The E class is expected to receive a redesign in the second half of 2023. A plug-in version of the E-class sedan could launch in the first half of 2021.
S class: The flagship sedan was re-engineered last year, receiving a new grille and a new range of engines. That includes a 3.0-liter twin-turbo V-6 producing 362 hp in the new S 450, the first six-cylinder for the S class in the U.S. in more than 10 years. The sedan will be redesigned in the second half of 2020. A re-engineered and renamed plug-in hybrid version of the S-class sedan — Mercedes-Benz S 560e — will arrive next year.RELATED CONTENT
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SLC: The small roadster is likely to get a redesign in 2021 with a move to a shortened version of the Modular Sport Architecture, or MSA, platform. It will get lighter and more efficient.
SL: The large roadster is in line for a redesign in the first half of 2021. It likely will move to the lighter, more flexible MSA platform. A fabric top and 2+2 seating are rumored possibilities for the next-generation SL.
AMG GT: The AMG GT series grows for 2019 with the addition of the first GT 4-Door Coupe. The third model developed independently by AMG melds the front and rear design of the two-seat GT models with a four-door, four-seat body wearing a sweeping coupe roofline.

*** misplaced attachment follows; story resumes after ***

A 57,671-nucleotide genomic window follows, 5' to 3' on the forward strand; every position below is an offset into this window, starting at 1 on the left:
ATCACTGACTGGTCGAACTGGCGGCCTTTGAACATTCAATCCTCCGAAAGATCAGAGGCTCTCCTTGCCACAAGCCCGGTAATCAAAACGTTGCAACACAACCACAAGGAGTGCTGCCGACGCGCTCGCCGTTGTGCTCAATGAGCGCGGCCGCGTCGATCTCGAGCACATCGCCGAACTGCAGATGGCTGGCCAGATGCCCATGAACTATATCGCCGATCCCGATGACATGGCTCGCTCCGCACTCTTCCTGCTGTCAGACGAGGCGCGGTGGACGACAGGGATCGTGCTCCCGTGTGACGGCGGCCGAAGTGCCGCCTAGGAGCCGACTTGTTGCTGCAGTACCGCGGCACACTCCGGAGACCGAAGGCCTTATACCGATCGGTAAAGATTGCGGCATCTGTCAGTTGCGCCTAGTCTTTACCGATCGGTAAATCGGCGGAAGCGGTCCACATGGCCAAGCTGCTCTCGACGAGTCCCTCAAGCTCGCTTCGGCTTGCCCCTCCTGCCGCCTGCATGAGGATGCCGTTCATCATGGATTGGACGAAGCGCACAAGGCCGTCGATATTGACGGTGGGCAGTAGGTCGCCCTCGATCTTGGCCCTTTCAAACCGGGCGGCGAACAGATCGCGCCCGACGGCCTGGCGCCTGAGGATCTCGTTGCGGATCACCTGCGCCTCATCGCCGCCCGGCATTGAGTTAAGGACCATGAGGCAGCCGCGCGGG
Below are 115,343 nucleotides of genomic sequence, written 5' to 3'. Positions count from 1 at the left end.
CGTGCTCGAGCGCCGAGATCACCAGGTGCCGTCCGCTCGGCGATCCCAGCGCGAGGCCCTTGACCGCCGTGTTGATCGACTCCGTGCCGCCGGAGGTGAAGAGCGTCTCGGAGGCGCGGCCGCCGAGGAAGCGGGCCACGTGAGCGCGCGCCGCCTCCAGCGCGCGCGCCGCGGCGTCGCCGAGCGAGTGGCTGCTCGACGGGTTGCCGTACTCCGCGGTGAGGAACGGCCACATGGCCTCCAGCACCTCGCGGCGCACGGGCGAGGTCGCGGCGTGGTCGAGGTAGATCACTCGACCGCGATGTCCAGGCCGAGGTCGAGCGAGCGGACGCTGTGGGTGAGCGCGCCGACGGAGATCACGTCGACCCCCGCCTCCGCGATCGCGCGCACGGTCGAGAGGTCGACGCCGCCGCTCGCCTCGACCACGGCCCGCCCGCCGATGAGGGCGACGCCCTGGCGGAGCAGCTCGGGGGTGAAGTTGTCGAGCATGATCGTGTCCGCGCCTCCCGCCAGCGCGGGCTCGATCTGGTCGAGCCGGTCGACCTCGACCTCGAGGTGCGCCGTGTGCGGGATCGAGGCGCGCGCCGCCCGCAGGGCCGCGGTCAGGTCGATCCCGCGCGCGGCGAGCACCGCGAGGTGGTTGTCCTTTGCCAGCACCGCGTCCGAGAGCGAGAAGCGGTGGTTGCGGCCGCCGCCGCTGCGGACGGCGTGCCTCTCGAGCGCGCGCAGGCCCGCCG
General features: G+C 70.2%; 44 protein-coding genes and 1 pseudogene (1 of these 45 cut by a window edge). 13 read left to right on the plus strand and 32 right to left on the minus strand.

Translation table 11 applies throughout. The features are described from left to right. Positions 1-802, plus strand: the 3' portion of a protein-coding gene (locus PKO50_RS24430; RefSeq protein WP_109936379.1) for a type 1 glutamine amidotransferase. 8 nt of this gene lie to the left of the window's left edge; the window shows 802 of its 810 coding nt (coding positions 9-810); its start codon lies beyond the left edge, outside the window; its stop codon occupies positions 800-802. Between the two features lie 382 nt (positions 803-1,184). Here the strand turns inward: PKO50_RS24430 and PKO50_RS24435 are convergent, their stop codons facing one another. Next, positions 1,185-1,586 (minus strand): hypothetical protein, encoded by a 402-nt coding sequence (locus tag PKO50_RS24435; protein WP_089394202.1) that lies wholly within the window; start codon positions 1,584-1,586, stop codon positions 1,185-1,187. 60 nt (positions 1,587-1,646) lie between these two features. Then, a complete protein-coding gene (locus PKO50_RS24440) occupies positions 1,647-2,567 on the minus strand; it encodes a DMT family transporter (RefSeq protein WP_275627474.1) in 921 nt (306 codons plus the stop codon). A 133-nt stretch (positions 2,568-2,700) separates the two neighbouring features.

Mercedes-AMG's new midrange 53 line is powered by a new electrified 3.0-liter inline-six engine and will include variants of the redesigned CLS, E-class coupe and E-class convertible. The new engine, which has a 48-volt electrical system, generates 429 hp and 384 pound-feet of torque. A starter-alternator can momentarily boost output by an additional 21 hp, plus 184 pound-feet of torque.
The GT 63 is powered by the same 577-hp 4.0-liter biturbo V-8 as the AMG GT R sports car, while the GT 63 S is the most powerful model in the GT line, with 630 hp from its 4.0-liter biturbo V-8. Both V-8s are teamed with the AMG Speedshift nine-speed MCT transmission. The GT 63 goes from 0 to 60 mph in 3.3 seconds, the GT 63 S in 3.1 seconds.
The AMG GT coupe is expected to be redesigned in mid-2022. The AMG GT roadster's redesign could come in the first half of 2023.Mercedes-AMG Project One: $2.7 million sticker price
Mercedes-AMG Project One: The AMG midengine hypercar, which debuted in September at the Frankfurt auto show, will arrive in the U.S. in the second half of 2019. The car will use a Formula One-based drivetrain to produce more than 1,000 hp, and it will be priced at about $2.7 million. AMG plans to make 275 of the hypercars during a roughly two-year production run. The U.S. allotment of 55 supercars is already sold out.
GLA: A freshened version of the compact crossover went on sale last summer with improved equipment and revised front, rear and interior styling.
The GLA will be redesigned in the second half of 2020. A plug-in hybrid will begin production in 2020 and a mild-hybrid version will go into production 2021.